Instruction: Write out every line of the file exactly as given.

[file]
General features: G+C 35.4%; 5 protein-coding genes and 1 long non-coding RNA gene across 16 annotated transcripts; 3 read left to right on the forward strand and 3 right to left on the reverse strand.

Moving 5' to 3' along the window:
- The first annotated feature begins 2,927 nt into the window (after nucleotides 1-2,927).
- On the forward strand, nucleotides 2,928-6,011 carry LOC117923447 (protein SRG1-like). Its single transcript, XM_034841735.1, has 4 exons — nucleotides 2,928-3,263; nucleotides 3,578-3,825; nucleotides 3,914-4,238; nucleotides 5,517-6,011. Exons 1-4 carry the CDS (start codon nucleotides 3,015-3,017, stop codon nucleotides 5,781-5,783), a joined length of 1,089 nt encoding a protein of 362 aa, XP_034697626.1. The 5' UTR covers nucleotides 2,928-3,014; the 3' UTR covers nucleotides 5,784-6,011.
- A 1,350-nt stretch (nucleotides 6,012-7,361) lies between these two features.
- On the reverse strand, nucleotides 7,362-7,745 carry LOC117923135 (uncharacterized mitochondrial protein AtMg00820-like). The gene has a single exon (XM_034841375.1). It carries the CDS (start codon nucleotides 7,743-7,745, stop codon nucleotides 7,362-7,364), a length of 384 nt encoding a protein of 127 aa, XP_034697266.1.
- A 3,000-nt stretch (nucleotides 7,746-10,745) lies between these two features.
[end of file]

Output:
General features: G+C 35.4%; 5 protein-coding genes and 1 long non-coding RNA gene across 16 annotated transcripts; 3 read left to right on the forward strand and 3 right to left on the reverse strand.

Moving 5' to 3' along the window:
- The first annotated feature begins 2,927 nt into the window (after nucleotides 1-2,927).
- On the forward strand, nucleotides 2,928-6,011 carry LOC117923447 (protein SRG1-like). Its single transcript, XM_034841735.1, has 4 exons — nucleotides 2,928-3,263; nucleotides 3,578-3,825; nucleotides 3,914-4,238; nucleotides 5,517-6,011. Exons 1-4 carry the CDS (start codon nucleotides 3,015-3,017, stop codon nucleotides 5,781-5,783), a joined length of 1,089 nt encoding a protein of 362 aa, XP_034697626.1. The 5' UTR covers nucleotides 2,928-3,014; the 3' UTR covers nucleotides 5,784-6,011.
- A 1,350-nt stretch (nucleotides 6,012-7,361) lies between these two features.
- On the reverse strand, nucleotides 7,362-7,745 carry LOC117923135 (uncharacterized mitochondrial protein AtMg00820-like). The gene has a single exon (XM_034841375.1). It carries the CDS (start codon nucleotides 7,743-7,745, stop codon nucleotides 7,362-7,364), a length of 384 nt encoding a protein of 127 aa, XP_034697266.1.
- A 3,000-nt stretch (nucleotides 7,746-10,745) lies between these two features.